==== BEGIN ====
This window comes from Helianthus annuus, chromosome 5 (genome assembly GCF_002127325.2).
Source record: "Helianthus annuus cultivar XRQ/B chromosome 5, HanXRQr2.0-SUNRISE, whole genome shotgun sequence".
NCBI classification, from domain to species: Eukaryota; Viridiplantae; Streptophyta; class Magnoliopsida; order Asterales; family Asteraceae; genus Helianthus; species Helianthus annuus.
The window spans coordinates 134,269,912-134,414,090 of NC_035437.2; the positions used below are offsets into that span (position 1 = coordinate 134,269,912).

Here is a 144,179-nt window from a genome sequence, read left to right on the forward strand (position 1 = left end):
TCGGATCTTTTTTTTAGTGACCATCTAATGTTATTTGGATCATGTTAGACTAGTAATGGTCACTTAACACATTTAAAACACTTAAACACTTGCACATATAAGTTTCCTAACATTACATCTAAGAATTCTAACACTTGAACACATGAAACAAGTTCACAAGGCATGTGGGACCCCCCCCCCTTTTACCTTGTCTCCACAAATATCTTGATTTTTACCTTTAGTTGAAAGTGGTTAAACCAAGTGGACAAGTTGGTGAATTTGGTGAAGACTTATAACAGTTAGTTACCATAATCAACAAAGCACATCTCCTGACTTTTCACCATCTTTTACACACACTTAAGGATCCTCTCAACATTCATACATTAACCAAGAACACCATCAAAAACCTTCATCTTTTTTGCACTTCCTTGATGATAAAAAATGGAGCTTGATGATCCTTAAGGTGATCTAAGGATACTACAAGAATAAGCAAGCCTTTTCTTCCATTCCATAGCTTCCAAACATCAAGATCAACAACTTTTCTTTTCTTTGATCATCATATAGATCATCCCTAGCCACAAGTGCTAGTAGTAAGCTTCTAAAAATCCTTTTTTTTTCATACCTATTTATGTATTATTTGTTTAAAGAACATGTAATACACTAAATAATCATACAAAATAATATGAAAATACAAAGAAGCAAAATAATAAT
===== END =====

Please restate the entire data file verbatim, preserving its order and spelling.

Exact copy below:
This window comes from Helianthus annuus, chromosome 5 (genome assembly GCF_002127325.2).
Source record: "Helianthus annuus cultivar XRQ/B chromosome 5, HanXRQr2.0-SUNRISE, whole genome shotgun sequence".
NCBI classification, from domain to species: Eukaryota; Viridiplantae; Streptophyta; class Magnoliopsida; order Asterales; family Asteraceae; genus Helianthus; species Helianthus annuus.
The window spans coordinates 134,269,912-134,414,090 of NC_035437.2; the positions used below are offsets into that span (position 1 = coordinate 134,269,912).

Here is a 144,179-nt window from a genome sequence, read left to right on the forward strand (position 1 = left end):
TCGGATCTTTTTTTTAGTGACCATCTAATGTTATTTGGATCATGTTAGACTAGTAATGGTCACTTAACACATTTAAAACACTTAAACACTTGCACATATAAGTTTCCTAACATTACATCTAAGAATTCTAACACTTGAACACATGAAACAAGTTCACAAGGCATGTGGGACCCCCCCCCCTTTTACCTTGTCTCCACAAATATCTTGATTTTTACCTTTAGTTGAAAGTGGTTAAACCAAGTGGACAAGTTGGTGAATTTGGTGAAGACTTATAACAGTTAGTTACCATAATCAACAAAGCACATCTCCTGACTTTTCACCATCTTTTACACACACTTAAGGATCCTCTCAACATTCATACATTAACCAAGAACACCATCAAAAACCTTCATCTTTTTTGCACTTCCTTGATGATAAAAAATGGAGCTTGATGATCCTTAAGGTGATCTAAGGATACTACAAGAATAAGCAAGCCTTTTCTTCCATTCCATAGCTTCCAAACATCAAGATCAACAACTTTTCTTTTCTTTGATCATCATATAGATCATCCCTAGCCACAAGTGCTAGTAGTAAGCTTCTAAAAATCCTTTTTTTTTCATACCTATTTATGTATTATTTGTTTAAAGAACATGTAATACACTAAATAATCATACAAAATAATATGAAAATACAAAGAAGCAAAATAATAAT